This is an extension of a previous project, a charging station for the Xperia Z. I decided it would be nice to have hassle-free charging in the car, as well as a base to hold the phone in a favorable position for seeing navigation.
The new design was made to partially enclose the phone (with its protective case) and have two pogo pins to hit the charging contacts on the side, making it virtually effortless to hop in the car and charge the phone without plugging anything in.
Instead of designing the dock with a specific car or mounting system in mind, I placed two holes matched to the diameter of a wire coat hanger. This allows a mount to be created and modified after the fact, and makes it possible to use the dock in another car without printing another one.
Also this time, instead of using a USB breakout board, I hacked the end off a USB cable, made a channel for the cable in the design, and used a knot in the cable as a strain relief.
The quality of the print was much higher due to using a well-tuned Ultimaker instead of the aging Makerbot used for the last print.
What IoT (“internet of things”) setup would be complete without the wireless PIR (passive infrared) motion sensor? And anyway, at this pace of ESP8266 projects, soon everything in my house will have an IP address.
This sensor is the next in a series, intended to fulfill a purpose, provide a general template for device-to-internet communication, and aid in me figuring out better and more compact ways to build these devices.
I was looking to brush up on my C and C++ skills and become acquainted with the GNU GCC compiler, and this was one of the first topics I chose.
The idea is, take the queue of songs from gmusicbrowser and write a shell script to copy each music file to the current directory, prepending the number position in queue to the file name.
This permits the user to place all the files on a thumb drive or other device, and have them play in the same order, when the playing device plays in order of an alphabetical sorting of the directory. Two examples of devices that do this are an Onkyo TX-8050 receiver and a Kenwood DPX-500BT head unit. Continue reading Exporting a gmusicbrowser queue→
This is a recap of a term project of sorts in Solidworks class last spring. We had to pick something to design (printing it was optional).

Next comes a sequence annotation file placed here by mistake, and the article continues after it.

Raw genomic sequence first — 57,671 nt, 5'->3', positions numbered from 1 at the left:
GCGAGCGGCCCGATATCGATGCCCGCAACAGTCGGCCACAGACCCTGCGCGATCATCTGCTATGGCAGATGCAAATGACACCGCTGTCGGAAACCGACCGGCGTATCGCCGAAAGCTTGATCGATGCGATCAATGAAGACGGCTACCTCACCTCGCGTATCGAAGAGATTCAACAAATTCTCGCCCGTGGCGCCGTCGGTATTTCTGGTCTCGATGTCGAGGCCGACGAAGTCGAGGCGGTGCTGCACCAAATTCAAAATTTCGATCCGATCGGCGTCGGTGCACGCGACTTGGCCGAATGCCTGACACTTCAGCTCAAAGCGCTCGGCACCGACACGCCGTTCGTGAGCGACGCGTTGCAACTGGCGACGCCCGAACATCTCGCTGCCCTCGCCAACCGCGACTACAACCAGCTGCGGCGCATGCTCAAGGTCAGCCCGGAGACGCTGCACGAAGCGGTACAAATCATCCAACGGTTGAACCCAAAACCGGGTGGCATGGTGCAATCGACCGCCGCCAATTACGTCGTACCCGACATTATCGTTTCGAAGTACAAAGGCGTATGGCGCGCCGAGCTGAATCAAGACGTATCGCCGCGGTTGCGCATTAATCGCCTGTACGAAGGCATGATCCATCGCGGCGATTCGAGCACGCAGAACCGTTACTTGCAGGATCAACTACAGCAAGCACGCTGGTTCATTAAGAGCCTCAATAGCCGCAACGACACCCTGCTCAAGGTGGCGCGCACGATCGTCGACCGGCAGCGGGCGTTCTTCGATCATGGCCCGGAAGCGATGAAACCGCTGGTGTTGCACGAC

My latest smart phone is a Sony Xperia Z, a cheap enough out-of-pocket expense to replace a cracked Nexus 4. The new phone is water-resistant, but I found pulling the cover off the charging port every night was a pain. They do sell a charging cradle, though its poor design means it will not work with as phone case.
Considering the Xperia Z is so thin I can barely pick the phone up off a table without a case, and considering the school having a 3D printer, I found my design project. This post outlines the topics covered in my class presentation.
I wanted a way to have a DVR (camera system) to trigger an ESP8266 to toggle a pin (for a chime, etc). This specific model of DVR only allows sending mail and sounding a buzzer for motion detected events. One option would be to put a second ESP8266 inside the DVR and put the IO pin on the buzzer output. A method using one ESP8266 rather than two, would be to have the ESP8266 receive the email. So I set off to make an arduino SMTP server. Continue reading ESP8266 Arduino SMTP Server→
After much slacking, I have concluded that it is not worth the effort to try to build a product around this idea, to then produce, market, and sell.
In the spirit of open-source, I intend to document here my progress in creating a simple, inexpensive yet powerful tool for hobbyists to build.
The automation controller is a device which allows the user to log and view sensor readings (temperature, humidity, etc) and use those inputs to control attached appliances (heater, humidifier, etc) automatically. This device can be built using parts bought from common online electronics distributors, with a low to moderate amount of soldering and assembly.
This device is based upon a microcontroller (“MCU”) which is a small computer for all intents and purposes. This MCU I have written software for, which I will make available here, free of charge.
The device runs independent of a computer, however at present a graphical frontend is used to display logs and set parameters. This software will be available here, free of charge, and requires Windows 98 or higher. In the future there will be available software for other OSes.